The field of judicial politics had long been neglected by political scientists outside the United States. But the past twenty years have witnessed considerable change. There is now a large body of scholarship on European courts and judges. And judicial politics is on its way to become a sub-field of comparative politics in its own right. Examining the models used in the literature, this article suggests that the geographical convergence is also bringing about theoretical convergence. One manifestation of theoretical convergence is that models of judicial decision-making once deemed inapplicable in Europe are now used in studies of European courts too. But the convergence trend goes further. What we already know about judges and the contexts in which they operate suggests a way of reconciling the various attitudinal and institutionalist approaches used by scholars on both sides of the Atlantic within a general, unifying theory of judicial behaviour. The emerging theory provides a framework to assess the weight and interactions of a wide range of determinants of judicial decision-making across countries and legal systems.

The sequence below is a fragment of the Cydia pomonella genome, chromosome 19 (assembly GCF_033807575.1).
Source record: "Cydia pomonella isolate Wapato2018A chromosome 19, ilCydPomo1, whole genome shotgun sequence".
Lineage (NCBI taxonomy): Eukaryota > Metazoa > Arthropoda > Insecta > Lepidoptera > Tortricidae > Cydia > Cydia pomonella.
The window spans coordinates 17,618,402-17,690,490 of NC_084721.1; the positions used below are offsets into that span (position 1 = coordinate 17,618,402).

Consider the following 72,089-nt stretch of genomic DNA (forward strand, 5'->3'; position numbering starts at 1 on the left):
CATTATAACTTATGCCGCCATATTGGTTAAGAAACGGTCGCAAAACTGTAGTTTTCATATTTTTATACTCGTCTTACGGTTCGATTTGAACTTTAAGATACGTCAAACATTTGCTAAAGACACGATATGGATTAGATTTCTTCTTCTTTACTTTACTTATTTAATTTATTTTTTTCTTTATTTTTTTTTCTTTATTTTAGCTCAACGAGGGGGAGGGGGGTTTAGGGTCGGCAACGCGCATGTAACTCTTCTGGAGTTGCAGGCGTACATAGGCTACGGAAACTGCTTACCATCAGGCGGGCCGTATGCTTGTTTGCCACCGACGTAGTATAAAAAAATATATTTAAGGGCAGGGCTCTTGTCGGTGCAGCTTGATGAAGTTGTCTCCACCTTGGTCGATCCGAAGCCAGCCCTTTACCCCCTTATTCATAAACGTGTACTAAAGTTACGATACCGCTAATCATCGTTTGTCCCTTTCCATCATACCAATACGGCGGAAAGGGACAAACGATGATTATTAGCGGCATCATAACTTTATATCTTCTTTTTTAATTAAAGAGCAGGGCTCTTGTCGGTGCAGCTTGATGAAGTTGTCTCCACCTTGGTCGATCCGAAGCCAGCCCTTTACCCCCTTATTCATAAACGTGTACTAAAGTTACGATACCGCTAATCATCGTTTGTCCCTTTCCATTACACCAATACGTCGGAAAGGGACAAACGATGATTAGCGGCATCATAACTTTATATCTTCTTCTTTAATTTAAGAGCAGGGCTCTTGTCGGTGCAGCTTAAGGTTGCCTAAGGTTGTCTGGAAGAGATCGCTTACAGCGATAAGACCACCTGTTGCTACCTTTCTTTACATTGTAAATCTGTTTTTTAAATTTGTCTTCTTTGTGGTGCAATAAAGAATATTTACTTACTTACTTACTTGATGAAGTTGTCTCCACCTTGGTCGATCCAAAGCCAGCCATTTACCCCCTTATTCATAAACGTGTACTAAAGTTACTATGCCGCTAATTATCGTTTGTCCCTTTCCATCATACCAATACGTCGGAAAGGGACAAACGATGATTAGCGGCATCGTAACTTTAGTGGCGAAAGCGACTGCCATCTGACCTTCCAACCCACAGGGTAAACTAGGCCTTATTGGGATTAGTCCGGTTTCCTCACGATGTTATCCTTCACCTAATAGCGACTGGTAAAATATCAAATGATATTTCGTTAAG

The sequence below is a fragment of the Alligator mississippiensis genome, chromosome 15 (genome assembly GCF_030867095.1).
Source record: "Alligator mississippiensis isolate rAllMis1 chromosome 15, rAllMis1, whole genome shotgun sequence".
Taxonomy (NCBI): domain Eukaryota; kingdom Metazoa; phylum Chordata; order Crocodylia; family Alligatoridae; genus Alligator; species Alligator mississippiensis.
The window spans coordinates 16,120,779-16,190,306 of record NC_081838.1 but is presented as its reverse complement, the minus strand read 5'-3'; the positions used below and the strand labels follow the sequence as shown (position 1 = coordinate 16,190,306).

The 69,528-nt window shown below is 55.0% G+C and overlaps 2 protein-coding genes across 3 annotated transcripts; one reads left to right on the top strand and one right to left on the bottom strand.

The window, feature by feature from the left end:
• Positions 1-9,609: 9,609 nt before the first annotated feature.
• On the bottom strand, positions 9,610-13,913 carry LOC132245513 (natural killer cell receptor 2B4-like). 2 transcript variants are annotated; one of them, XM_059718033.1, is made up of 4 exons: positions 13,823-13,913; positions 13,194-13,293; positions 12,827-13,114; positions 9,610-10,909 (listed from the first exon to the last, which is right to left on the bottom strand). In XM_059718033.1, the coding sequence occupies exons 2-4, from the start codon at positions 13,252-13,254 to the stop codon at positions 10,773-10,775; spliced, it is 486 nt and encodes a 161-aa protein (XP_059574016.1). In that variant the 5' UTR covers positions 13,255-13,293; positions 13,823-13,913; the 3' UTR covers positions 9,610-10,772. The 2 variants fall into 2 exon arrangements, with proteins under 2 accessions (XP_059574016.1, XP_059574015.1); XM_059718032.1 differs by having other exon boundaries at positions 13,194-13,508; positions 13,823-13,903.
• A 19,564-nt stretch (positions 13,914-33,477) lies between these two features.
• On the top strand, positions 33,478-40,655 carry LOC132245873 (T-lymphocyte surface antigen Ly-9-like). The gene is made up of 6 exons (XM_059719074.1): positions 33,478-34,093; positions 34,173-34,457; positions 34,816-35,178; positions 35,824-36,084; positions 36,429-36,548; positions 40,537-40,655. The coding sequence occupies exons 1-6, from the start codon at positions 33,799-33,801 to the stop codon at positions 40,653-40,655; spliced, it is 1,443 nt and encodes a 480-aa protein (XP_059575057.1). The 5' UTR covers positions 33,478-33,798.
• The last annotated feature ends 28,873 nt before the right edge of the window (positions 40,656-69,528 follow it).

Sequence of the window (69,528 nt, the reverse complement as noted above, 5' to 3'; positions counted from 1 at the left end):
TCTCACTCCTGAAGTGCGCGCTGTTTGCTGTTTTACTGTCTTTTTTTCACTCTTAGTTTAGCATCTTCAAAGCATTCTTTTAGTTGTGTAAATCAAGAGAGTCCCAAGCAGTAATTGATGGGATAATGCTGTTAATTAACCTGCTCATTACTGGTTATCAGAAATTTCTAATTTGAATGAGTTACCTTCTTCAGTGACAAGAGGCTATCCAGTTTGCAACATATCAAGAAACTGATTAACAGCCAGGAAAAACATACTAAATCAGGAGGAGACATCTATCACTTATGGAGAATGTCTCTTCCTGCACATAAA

- judicial behaviour,
- comparative politics,
Available at: http://works.bepress.com/arthur_dyevre/3/